A Great Outlook on Life: Video Transcript

Steve Pinkos (BS Political Science, Miami, 1992) [lobbyist with the American Continental Group]: I was interested in politics in a general way when I was in high school. It was the late '80s, I had grown up with Ronald Reagan, and everything that was encompassed by that. We were coming to the end of the Cold War, and to the extent that politics seemed kind of cool, I was interested in politics, and so when I was looking at a major, I knew I didn't like math, and I didn't want to do the accounting classes, and my interests again were in politics, and I'd followed things through the newspapers and on TV, so I figured that maybe that's what I should try, and I started taking some of the classes, and they were great.

At Miami we studied the American political system, comparative politics, and it certainly continued to get my interests going in politics. I was advised that law school might be a good option by my professor and advisor here, and I chose that option, but that's not exclusive of working in politics. Many people that work in politics and serve as politicians have their law degrees, so it was always in the back of mind. I went to Washington, and it was the perfect combination of both my law degree and my political science degree from Miami.

My experiences at Miami have provided a great outlook on life in general, and my profession. The studies that I pursued with political science and even in sociology, I just learned a tremendous amount about the American political system, about what makes our society tick, and of course you can apply those very well to any current political situation.

I can remember my freshman year was the middle of the presidential race between President Bush and Michael Dukakis, and he had a rally right outside Harrison Hall, which my recollection is it was one of the biggest rallies of his campaign, and it was the night after he had debated Mr. Dukakis. It was also the year that the Cincinnati Bengals went to the Super Bowl, and a couple of the players were on the stage. It was an amazingly exciting time for a freshman in college.

I think for people who major in political science, an obvious career path, because I have experienced that, is to get involved with public policy making, whether it's at the local level, the state level, the federal level. There are opportunities to work with elected officials in helping them to devise the policies that can help their constituents. It really provides some infrastructure and opportunity to get involved in campaigns in various levels and to meet candidates. Those are some of the things that you can do at the beginning levels to get involved in Washington once you graduate.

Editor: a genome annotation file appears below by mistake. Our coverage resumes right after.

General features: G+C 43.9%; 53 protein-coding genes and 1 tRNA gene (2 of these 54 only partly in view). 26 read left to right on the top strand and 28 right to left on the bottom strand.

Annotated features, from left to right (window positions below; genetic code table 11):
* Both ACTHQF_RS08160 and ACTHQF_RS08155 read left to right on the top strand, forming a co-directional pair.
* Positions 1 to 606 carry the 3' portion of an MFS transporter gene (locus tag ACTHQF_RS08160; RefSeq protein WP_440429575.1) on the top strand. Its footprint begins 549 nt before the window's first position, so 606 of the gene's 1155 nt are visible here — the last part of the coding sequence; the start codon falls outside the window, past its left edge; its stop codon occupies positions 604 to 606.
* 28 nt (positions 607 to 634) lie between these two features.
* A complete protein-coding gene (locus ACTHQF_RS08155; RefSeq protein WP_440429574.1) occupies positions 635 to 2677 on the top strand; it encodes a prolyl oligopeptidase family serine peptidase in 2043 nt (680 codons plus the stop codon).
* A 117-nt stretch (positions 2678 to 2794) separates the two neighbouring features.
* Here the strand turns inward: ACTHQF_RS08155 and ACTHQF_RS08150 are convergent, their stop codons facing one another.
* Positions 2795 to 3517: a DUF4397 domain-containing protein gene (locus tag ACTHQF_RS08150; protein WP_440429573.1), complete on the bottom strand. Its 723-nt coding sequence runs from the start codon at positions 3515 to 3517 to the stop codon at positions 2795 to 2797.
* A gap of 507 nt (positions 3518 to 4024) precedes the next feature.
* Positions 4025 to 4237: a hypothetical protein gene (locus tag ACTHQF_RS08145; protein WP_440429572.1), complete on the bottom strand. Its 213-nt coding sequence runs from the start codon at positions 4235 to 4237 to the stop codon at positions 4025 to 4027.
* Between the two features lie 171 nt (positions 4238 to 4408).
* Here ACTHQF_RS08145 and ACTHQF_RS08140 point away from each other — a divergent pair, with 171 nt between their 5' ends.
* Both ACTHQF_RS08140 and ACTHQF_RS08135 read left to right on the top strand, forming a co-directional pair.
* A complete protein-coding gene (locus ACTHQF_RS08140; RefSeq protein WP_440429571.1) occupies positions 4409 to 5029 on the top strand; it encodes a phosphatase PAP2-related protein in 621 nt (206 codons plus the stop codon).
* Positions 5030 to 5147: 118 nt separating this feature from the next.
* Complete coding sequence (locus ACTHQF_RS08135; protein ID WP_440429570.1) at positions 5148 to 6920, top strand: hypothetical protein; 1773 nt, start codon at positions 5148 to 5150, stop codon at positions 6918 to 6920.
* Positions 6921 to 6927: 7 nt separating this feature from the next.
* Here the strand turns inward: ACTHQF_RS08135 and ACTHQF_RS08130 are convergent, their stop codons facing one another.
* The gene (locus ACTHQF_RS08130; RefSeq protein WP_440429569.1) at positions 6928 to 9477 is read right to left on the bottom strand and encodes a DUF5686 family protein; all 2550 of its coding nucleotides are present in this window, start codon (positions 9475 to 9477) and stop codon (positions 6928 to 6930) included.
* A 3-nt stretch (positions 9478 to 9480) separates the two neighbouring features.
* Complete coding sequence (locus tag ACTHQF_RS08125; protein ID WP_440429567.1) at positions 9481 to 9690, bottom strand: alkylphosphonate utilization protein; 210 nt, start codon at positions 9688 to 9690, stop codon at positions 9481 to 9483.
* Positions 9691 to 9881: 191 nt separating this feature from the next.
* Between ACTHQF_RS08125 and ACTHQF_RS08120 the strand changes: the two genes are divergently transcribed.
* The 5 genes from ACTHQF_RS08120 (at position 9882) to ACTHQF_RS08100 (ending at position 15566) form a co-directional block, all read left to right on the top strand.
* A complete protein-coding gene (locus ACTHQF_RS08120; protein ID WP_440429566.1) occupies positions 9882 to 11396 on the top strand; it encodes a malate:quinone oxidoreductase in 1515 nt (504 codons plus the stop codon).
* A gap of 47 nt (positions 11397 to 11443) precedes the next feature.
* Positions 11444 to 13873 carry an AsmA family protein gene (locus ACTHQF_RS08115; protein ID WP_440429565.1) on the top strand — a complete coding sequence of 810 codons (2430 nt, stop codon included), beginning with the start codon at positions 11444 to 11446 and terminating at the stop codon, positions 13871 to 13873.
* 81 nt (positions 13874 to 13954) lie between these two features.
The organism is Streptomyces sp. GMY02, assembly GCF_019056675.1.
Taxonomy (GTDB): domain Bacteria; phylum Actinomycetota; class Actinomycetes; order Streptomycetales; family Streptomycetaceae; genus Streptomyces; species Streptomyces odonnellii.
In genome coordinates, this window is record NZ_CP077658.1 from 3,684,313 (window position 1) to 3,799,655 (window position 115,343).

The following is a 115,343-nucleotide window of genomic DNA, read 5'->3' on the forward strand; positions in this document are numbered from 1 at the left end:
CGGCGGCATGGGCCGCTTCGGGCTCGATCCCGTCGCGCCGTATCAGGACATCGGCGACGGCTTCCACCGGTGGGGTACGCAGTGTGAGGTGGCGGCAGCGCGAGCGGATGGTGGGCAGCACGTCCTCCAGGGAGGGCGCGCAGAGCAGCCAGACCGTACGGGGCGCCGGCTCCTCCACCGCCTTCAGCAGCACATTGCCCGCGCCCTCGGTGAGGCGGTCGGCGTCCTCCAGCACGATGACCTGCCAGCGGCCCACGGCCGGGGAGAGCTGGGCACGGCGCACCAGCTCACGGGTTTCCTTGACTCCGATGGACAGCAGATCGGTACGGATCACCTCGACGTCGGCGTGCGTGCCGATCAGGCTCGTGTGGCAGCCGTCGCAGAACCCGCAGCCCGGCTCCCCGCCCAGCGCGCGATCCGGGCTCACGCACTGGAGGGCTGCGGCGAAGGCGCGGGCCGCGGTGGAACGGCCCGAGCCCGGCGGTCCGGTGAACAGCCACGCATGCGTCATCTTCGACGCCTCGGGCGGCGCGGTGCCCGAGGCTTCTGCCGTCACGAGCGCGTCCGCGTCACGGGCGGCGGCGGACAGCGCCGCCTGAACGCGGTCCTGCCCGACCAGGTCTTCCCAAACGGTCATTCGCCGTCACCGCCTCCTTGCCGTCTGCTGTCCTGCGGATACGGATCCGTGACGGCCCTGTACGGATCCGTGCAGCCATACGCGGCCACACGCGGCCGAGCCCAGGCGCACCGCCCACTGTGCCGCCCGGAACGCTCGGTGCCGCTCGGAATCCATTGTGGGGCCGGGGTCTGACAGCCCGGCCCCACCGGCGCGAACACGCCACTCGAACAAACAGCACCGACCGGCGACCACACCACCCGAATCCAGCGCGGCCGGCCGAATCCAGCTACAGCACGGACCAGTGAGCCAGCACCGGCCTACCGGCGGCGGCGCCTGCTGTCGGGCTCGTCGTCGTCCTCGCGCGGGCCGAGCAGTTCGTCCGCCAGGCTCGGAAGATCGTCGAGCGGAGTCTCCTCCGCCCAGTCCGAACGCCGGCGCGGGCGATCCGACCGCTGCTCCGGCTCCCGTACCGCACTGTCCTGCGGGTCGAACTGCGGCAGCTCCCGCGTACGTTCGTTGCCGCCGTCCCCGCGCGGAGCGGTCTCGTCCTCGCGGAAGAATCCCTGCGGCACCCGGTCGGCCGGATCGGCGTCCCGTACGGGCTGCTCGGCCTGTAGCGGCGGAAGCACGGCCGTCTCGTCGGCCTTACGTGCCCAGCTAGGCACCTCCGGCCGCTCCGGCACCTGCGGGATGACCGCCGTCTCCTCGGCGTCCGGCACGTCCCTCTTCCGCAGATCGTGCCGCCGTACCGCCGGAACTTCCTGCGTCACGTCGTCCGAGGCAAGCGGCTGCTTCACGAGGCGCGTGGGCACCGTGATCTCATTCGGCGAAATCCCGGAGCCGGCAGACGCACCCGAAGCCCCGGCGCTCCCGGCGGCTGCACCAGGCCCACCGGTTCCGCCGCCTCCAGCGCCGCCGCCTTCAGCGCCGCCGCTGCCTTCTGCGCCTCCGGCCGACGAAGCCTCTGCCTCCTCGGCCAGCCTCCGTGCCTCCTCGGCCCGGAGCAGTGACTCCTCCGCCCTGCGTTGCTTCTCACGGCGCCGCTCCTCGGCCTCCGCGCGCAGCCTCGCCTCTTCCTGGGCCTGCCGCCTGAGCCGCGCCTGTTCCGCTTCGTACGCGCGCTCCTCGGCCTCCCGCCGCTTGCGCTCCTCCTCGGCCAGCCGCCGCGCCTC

During college, during your time here at Miami, try to get involved with some activities on campus, or particularly in the summer time, where you can experience, whether it's a summer internship in Washington, DC or Columbus or Tallahassee, whatever it may be, where you can experience public administration or politics firsthand. Volunteer on a campaign. That’s very much a knocking on doors, working on digital projects type of field. And they very much rely on folks that are younger. So trying to get some of that practical experience to go along with the great book and classroom experience you have at Miami will really help you as you strive to get your first job and even your second and third job.

The relationships you make matter, and how you treat people will matter for the long term. Especially when you get involved in the business community or the political community, people have long memories, so I think it's important to show the sort of type of values that you can take from Miami. It's a great community, with good people, good professors, and to live by those going forward. People will always be impressed by work ethic, by treating others the right way. Those sort of bedrock principles will always serve somebody well, and I would just carry those sorts of things with you when you leave Miami.

[October 2015]